Thirteen people killed in one of the deadliest US-Mexico border crashes on record have been linked to a migrant smuggling operation.
The dead were among 44 people who entered the United States through a hole cut into a border fence, according to Border Patrol.
The agency’s El Centro sector chief Gregory Bovino told the Associated Press surveillance video showed two vehicles driving through the fence early on Tuesday (US time).
A Ford Expedition and Chevrolet Suburban reportedly drove through an opening in the fence about 48 kilometres east of the crash, in the heart of California’s Imperial Valley, a major farming region.
The Chevrolet Suburban was carrying 19 people and caught fire soon after entering California.
All occupants escaped the burning vehicle and were taken into custody by Border Patrol agents.
The Ford Expedition crammed with 25 people continued on and was struck by a tractor-trailer a short time later.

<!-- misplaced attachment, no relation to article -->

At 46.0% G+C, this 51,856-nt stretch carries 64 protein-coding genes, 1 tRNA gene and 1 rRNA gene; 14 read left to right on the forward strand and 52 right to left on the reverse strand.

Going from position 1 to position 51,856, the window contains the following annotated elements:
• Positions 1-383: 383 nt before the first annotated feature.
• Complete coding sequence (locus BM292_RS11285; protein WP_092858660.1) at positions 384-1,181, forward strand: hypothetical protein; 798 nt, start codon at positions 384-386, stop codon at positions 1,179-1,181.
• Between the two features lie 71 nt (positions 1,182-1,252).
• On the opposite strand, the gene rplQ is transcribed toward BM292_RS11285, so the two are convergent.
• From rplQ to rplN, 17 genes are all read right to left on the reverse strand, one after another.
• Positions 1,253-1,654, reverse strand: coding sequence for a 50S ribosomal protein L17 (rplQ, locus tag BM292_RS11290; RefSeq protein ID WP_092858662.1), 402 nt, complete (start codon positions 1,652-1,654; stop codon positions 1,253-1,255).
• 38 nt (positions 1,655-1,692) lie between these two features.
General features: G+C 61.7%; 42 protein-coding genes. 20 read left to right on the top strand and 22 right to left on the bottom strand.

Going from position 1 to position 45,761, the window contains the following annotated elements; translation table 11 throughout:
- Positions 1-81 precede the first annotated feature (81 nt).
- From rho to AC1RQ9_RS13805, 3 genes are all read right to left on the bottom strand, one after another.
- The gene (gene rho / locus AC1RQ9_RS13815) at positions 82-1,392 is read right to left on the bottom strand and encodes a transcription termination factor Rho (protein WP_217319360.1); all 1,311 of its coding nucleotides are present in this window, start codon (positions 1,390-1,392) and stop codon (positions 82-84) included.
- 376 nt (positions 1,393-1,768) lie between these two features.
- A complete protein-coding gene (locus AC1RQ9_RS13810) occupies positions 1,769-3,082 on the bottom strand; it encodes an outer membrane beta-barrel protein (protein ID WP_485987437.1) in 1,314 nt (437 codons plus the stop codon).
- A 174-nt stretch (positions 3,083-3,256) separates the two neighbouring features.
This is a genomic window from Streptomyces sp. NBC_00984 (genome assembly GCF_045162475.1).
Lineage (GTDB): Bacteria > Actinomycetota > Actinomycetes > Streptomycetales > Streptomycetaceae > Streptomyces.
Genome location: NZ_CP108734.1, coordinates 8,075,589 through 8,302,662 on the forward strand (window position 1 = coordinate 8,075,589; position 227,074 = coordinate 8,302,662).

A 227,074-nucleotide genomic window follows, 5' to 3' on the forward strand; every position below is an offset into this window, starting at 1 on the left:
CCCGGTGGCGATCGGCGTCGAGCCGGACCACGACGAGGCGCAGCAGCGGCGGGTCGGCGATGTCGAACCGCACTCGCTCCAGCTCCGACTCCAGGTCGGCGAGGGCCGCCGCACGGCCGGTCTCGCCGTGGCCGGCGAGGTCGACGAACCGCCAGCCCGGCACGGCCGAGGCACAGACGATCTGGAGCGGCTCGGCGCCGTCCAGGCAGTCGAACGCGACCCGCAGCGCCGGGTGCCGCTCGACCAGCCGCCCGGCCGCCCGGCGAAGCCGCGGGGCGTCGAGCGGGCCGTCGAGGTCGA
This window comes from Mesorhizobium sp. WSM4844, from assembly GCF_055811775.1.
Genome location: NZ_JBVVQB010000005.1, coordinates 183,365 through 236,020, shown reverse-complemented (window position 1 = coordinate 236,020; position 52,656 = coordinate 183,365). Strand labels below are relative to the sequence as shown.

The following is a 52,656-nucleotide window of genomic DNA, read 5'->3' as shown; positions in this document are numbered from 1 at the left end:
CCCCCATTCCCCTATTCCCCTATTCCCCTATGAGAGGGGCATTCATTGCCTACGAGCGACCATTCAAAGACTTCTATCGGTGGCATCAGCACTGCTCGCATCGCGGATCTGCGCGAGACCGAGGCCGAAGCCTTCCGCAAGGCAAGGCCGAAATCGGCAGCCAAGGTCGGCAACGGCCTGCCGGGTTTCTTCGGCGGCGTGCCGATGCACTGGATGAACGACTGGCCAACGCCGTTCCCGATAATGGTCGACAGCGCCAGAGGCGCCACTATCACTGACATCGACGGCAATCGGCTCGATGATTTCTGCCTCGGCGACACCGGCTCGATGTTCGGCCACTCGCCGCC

Thirteen people were killed in the accident.
State highway patrol chief Omar Watson said 12 people were killed at the scene, about 18 kilometres north of the Mexico border, and another died after arriving at hospital.
It was unclear if the 4WD had stopped at a stop sign before crossing into the path of the truck, Mr Watson said.
He said numerous people were ejected from the vehicle during the crash.
The 4WD was a Ford Expedition that would typically seat eight to nine people legally and Mr Watson said it was “unfortunate” that so many people were in the car at the time.
Ten of the 13 people killed have been identified as Mexican citizens.
The rest of those in the SUV and the truck driver survived.
Police said they were not clear what caused the collision, but Border Patrol said its agents were not pursuing the vehicle before the crash.